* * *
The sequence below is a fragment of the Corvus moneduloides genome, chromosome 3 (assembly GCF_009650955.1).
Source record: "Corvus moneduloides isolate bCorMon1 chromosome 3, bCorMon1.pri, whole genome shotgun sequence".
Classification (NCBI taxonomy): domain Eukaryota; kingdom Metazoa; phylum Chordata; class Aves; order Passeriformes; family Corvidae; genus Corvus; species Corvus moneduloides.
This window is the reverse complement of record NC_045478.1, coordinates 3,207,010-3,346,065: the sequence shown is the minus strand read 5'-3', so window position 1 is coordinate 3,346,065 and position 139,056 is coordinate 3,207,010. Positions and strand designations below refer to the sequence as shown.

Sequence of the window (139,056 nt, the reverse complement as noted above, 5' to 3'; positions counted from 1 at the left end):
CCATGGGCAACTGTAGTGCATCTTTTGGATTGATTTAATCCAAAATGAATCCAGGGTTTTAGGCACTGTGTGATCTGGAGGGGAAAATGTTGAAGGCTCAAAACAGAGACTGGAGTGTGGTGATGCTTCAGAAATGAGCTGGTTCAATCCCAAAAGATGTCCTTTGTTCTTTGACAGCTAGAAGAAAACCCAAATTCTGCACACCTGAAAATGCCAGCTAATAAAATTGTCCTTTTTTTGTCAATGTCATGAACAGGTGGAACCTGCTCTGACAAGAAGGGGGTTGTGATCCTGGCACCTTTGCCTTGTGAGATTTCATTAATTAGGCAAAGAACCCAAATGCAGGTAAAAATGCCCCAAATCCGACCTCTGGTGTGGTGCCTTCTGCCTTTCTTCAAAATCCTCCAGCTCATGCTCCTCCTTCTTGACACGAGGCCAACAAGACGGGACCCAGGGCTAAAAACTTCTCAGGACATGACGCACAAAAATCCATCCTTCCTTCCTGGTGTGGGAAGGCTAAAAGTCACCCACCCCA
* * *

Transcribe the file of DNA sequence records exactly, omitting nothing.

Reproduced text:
The sequence below is a fragment of the Corvus moneduloides genome, chromosome 3 (assembly GCF_009650955.1).
Source record: "Corvus moneduloides isolate bCorMon1 chromosome 3, bCorMon1.pri, whole genome shotgun sequence".
Classification (NCBI taxonomy): domain Eukaryota; kingdom Metazoa; phylum Chordata; class Aves; order Passeriformes; family Corvidae; genus Corvus; species Corvus moneduloides.
This window is the reverse complement of record NC_045478.1, coordinates 3,207,010-3,346,065: the sequence shown is the minus strand read 5'-3', so window position 1 is coordinate 3,346,065 and position 139,056 is coordinate 3,207,010. Positions and strand designations below refer to the sequence as shown.

Sequence of the window (139,056 nt, the reverse complement as noted above, 5' to 3'; positions counted from 1 at the left end):
CCATGGGCAACTGTAGTGCATCTTTTGGATTGATTTAATCCAAAATGAATCCAGGGTTTTAGGCACTGTGTGATCTGGAGGGGAAAATGTTGAAGGCTCAAAACAGAGACTGGAGTGTGGTGATGCTTCAGAAATGAGCTGGTTCAATCCCAAAAGATGTCCTTTGTTCTTTGACAGCTAGAAGAAAACCCAAATTCTGCACACCTGAAAATGCCAGCTAATAAAATTGTCCTTTTTTTGTCAATGTCATGAACAGGTGGAACCTGCTCTGACAAGAAGGGGGTTGTGATCCTGGCACCTTTGCCTTGTGAGATTTCATTAATTAGGCAAAGAACCCAAATGCAGGTAAAAATGCCCCAAATCCGACCTCTGGTGTGGTGCCTTCTGCCTTTCTTCAAAATCCTCCAGCTCATGCTCCTCCTTCTTGACACGAGGCCAACAAGACGGGACCCAGGGCTAAAAACTTCTCAGGACATGACGCACAAAAATCCATCCTTCCTTCCTGGTGTGGGAAGGCTAAAAGTCACCCACCCCA